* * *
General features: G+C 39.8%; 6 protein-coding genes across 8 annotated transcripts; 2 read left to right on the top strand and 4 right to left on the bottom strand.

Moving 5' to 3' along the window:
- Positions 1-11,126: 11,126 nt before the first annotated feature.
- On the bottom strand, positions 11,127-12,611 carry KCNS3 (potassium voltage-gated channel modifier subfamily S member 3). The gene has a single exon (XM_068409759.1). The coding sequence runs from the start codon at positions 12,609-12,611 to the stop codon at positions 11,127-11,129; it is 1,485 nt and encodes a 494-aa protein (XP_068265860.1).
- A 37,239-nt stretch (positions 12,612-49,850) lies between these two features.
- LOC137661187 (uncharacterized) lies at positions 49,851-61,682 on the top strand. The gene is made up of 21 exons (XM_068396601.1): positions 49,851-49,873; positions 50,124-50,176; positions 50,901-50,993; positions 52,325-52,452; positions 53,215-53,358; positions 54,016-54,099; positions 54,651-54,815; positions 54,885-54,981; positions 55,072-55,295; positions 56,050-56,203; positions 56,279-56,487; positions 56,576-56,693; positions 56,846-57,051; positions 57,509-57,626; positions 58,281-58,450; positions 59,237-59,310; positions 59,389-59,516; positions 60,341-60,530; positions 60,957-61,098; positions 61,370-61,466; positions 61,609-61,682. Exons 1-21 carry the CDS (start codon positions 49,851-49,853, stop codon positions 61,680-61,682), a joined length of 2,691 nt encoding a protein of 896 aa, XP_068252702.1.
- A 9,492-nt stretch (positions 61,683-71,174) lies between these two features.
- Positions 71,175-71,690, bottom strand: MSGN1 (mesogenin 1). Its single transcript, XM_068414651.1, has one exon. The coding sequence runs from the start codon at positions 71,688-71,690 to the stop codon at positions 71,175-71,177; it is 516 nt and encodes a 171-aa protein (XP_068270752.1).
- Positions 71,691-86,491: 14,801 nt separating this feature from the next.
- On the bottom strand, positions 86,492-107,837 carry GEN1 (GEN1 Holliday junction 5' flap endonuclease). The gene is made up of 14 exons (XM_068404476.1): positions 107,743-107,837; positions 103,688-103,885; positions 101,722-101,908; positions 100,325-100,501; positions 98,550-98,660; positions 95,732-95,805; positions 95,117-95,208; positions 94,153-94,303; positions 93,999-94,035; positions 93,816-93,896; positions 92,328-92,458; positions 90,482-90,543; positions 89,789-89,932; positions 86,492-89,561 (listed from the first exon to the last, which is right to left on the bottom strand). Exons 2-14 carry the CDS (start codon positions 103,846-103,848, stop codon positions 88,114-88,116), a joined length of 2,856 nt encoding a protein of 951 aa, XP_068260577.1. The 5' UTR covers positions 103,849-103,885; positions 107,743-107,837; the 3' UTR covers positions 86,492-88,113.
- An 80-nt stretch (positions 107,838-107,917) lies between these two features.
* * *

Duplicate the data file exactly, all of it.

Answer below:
General features: G+C 39.8%; 6 protein-coding genes across 8 annotated transcripts; 2 read left to right on the top strand and 4 right to left on the bottom strand.

Moving 5' to 3' along the window:
- Positions 1-11,126: 11,126 nt before the first annotated feature.
- On the bottom strand, positions 11,127-12,611 carry KCNS3 (potassium voltage-gated channel modifier subfamily S member 3). The gene has a single exon (XM_068409759.1). The coding sequence runs from the start codon at positions 12,609-12,611 to the stop codon at positions 11,127-11,129; it is 1,485 nt and encodes a 494-aa protein (XP_068265860.1).
- A 37,239-nt stretch (positions 12,612-49,850) lies between these two features.
- LOC137661187 (uncharacterized) lies at positions 49,851-61,682 on the top strand. The gene is made up of 21 exons (XM_068396601.1): positions 49,851-49,873; positions 50,124-50,176; positions 50,901-50,993; positions 52,325-52,452; positions 53,215-53,358; positions 54,016-54,099; positions 54,651-54,815; positions 54,885-54,981; positions 55,072-55,295; positions 56,050-56,203; positions 56,279-56,487; positions 56,576-56,693; positions 56,846-57,051; positions 57,509-57,626; positions 58,281-58,450; positions 59,237-59,310; positions 59,389-59,516; positions 60,341-60,530; positions 60,957-61,098; positions 61,370-61,466; positions 61,609-61,682. Exons 1-21 carry the CDS (start codon positions 49,851-49,853, stop codon positions 61,680-61,682), a joined length of 2,691 nt encoding a protein of 896 aa, XP_068252702.1.
- A 9,492-nt stretch (positions 61,683-71,174) lies between these two features.
- Positions 71,175-71,690, bottom strand: MSGN1 (mesogenin 1). Its single transcript, XM_068414651.1, has one exon. The coding sequence runs from the start codon at positions 71,688-71,690 to the stop codon at positions 71,175-71,177; it is 516 nt and encodes a 171-aa protein (XP_068270752.1).
- Positions 71,691-86,491: 14,801 nt separating this feature from the next.
- On the bottom strand, positions 86,492-107,837 carry GEN1 (GEN1 Holliday junction 5' flap endonuclease). The gene is made up of 14 exons (XM_068404476.1): positions 107,743-107,837; positions 103,688-103,885; positions 101,722-101,908; positions 100,325-100,501; positions 98,550-98,660; positions 95,732-95,805; positions 95,117-95,208; positions 94,153-94,303; positions 93,999-94,035; positions 93,816-93,896; positions 92,328-92,458; positions 90,482-90,543; positions 89,789-89,932; positions 86,492-89,561 (listed from the first exon to the last, which is right to left on the bottom strand). Exons 2-14 carry the CDS (start codon positions 103,846-103,848, stop codon positions 88,114-88,116), a joined length of 2,856 nt encoding a protein of 951 aa, XP_068260577.1. The 5' UTR covers positions 103,849-103,885; positions 107,743-107,837; the 3' UTR covers positions 86,492-88,113.
- An 80-nt stretch (positions 107,838-107,917) lies between these two features.